Non-household GPDI fraction GDP - G
Derived from Bureau of Economic Analysis, Table 1.1.5. Gross Domestic Product (available here). The numerator is gross private domestic investment (GPDI, line 7) less the residential portion (line 12). The denominator is GDP (line 1) less government consumption expenditures and gross investment (line 21).

As long as business remains (rightly) pessimistic about the twin burdens of debt and regulation, the economy will sink deeper into stagnation. The only way to overcome that pessimism is to scale back “entitlements” and regulations, and to do so promptly and drastically.

In sum, the present focus on — and debate about — conventional macroeconomic “fixes” (fiscal vs. monetary policy) is entirely misguided. Today’s economists and policy-makers should consult Hayek, not Keynes or Friedman or their intellectual descendants. If economists and policy-makers would would read and heed Hayek — the Hayek of 1944 onward, in particular — they would understand that our present and future economic morass is entirely political in origin: Failed government policies have led to more failed government policies, which have shackled both the economy and the people.

Economic and political freedoms are indivisible. It will take the repeal of the regulatory-welfare state to restore prosperity and liberty to the land.

The Price of Government, Once More

I was pleased to read a recent post by Mark Perry, “Federal regulations have lowered real GDP growth by 2% per year since 1949 and made America 72% poorer.” It wasn’t the message that pleased me; it was the corroboration of what I have been saying for several years.

Regulation is one of the many counterproductive activities that is financed by government spending. The main economic effect of government spending, aside from regulation, is the deadweight loss it imposes on the economy; that is, it moves resources from productive uses to less productive, unproductive, and counterproductive ones. And then there is taxation (progressive and otherwise), which penalizes success and deters growth-producing investment.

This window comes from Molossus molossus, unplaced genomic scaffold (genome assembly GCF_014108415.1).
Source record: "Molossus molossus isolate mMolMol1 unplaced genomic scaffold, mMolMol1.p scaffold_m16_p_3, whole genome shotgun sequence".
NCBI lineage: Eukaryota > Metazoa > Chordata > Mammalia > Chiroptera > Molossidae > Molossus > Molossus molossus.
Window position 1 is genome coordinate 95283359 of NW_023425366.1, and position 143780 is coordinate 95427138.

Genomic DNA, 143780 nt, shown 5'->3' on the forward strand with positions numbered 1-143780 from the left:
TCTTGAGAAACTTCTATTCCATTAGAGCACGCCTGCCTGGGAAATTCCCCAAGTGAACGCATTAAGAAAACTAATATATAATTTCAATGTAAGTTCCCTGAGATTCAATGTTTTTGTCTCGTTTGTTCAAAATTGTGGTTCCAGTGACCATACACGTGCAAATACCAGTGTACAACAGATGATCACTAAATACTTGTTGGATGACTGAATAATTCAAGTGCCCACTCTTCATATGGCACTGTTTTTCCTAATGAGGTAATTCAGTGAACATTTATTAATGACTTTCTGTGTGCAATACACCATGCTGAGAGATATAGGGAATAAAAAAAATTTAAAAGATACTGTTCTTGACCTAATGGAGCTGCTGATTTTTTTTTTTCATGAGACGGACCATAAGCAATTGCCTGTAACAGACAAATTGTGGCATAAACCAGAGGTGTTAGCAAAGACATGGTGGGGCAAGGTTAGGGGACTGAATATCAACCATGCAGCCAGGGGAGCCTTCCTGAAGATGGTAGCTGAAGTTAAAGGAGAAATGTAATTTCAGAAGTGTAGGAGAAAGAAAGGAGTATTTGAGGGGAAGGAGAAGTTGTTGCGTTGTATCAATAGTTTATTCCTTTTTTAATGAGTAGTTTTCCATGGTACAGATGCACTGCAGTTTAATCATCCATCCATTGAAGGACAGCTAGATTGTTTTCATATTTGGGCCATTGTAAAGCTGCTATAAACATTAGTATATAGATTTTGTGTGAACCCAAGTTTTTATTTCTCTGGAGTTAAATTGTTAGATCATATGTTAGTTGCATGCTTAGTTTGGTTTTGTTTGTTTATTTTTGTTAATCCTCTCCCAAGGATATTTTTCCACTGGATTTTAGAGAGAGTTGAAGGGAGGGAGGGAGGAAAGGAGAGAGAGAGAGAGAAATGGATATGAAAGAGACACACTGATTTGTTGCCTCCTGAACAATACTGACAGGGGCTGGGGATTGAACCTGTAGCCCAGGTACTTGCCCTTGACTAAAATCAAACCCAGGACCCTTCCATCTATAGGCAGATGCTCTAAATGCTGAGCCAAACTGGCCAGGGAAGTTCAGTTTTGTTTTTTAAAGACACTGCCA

All in all, the price of government is extremely high. But most voters are unaware of the price, and so they continue to elect and support the very “free lunch” politicians who are, in fact, robbing them blind.

Consider, for example, these posts by James Pethokoukis:
Is the Era of Fast U.S. Economic Growth Coming to an End?AEIdeas, July 13, 2013
My Counter: Why U.S. Economic Growth Doesn’t Have to Come to an End,” AEIdeas, August 23, 2012

Pethokoukis’s thesis, with which I agree, is that government — not lack of opportunity — is the main obstacle to the resumption of a high rate of growth.

For much more, see:
The Price of Government
The Price of Government Redux
The Mega-Depression
Ricardian Equivalence Reconsidered
The Real Burden of Government
The Rahn Curve at Work
The “Forthcoming Financial Collapse”
Estimating the Rahn Curve: Or, How Government Inhibits Economic Growth
The Deficit Commission’s Deficit of Understanding
The Bowles-Simpson Report
The Bowles-Simpson Band-Aid
The Stagnation Thesis
America’s Financial Crisis Is Now
Estimating the Rahn Curve: A Sequel
Lay My (Regulatory) Burden Down
More Evidence for the Rahn Curve

 

Taxes Matter

A recent story in The Telegraph (UK) leads with this:

Almost two-thirds of the country’s million-pound earners disappeared from Britain after the introduction of the 50 [percent] top rate of tax, figures have disclosed.

Surprise, surprise!

It happens here, too. For example, the net flow of persons among States (i.e., pattern of inter-State migration) is strongly determined by the relative tax burdens of the States (including taxes imposed by local governments).